Back on the second business day in January, I overheard a conversation between two accounting people about how deserted the office was during the holidays. The line that resonated was “there certainly weren’t any marketing people in the office!” Ouch! That is made even worse when I tell you that earlier that day, I had a conversation with one of those two accounting people, and he said he hadn’t been in the office since December 19th! Why dis marketing people for taking a short break and working from home, too?

The real reason I noticed the exchange is because back in December the message from the top was clear and consistent: “thank you for 2016,” “go enjoy your family,” or “get recharged.” I found it refreshing to work with a client who encouraged the collective “deep breath” or “short break.” Not only did marketing slow during the last week in December, executive management was off, too. I noticed it was the same for many marketing functions and marketing-driven organizations. And it made me ask about the value of this short break.

Marketing tends to go strong all year-long with only small seasonal breaks, usually lined up with when their target segment is enjoying a break. For example, the small business segment tends to be a bit slower in the late summer and then return strong In September, keeping the momentum going through Thanksgiving and the holidays until finally taking a break in the last few weeks of December. Another example is with high-end consumer where Q4 is so critical to full-year revenues. The push begins in October (sometimes earlier) and runs right up to the third week in December. Notice the pattern? That’s right. December provides a natural break which marketers can use to recharge.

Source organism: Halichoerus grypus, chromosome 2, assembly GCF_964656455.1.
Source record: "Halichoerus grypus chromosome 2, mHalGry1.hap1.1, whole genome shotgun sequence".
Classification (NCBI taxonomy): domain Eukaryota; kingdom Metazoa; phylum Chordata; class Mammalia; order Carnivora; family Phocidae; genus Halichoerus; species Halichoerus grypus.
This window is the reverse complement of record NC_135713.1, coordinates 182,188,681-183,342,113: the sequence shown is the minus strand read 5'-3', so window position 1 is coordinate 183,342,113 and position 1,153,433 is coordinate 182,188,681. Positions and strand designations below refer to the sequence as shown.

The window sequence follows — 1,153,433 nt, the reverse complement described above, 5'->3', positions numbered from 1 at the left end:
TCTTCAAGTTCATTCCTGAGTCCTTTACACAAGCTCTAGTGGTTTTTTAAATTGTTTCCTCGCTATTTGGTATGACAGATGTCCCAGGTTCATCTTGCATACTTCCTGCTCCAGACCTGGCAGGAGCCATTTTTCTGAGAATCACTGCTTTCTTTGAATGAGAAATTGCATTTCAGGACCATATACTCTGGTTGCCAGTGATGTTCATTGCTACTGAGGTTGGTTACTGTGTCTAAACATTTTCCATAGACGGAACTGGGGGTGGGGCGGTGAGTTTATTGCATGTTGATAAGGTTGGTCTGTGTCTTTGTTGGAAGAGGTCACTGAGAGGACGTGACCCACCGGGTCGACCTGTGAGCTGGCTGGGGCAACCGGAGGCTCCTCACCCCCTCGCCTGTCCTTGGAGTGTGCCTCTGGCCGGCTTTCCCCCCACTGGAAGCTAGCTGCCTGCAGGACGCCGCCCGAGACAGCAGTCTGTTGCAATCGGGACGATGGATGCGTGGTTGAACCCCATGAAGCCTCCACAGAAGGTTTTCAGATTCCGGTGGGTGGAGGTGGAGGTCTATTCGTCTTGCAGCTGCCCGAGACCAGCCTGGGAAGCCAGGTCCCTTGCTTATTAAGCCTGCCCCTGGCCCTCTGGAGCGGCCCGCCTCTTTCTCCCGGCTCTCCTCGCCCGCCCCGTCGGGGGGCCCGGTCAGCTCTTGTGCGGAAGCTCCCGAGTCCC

How to Leverage the Short Break

Need another reason? People grow tired of seeing the same message or a slight variation of the same message from a company. It happens online, in print, and on television. Ad fatigue is not just for political messages. For example: how many times can you see the TV ads with the Statue of Liberty in the background and not hit mute? I don’t mean that it’s not memorable, because it is, and everyone recognizes the ad as belonging to Liberty Mutual. But maybe we could see the statue from a different angle sometime? A different perspective can be refreshing. And it’s hard to get it when sitting in an office with like-minded people pushing hard toward goals all year long. Sure, you have a few creative variations and perhaps switch up the product being offered? But c’mon, it’s hard to think differently when everything is the same. That’s the benefit of a short break in December.

Now it’s January and marketers everywhere are deep into campaigns and initiatives. The next time you take a breather in your marketing cycle, I encourage you to think back to your last break. And dust-off that perspective you gained to pursue the ideas that came from thinking a little differently.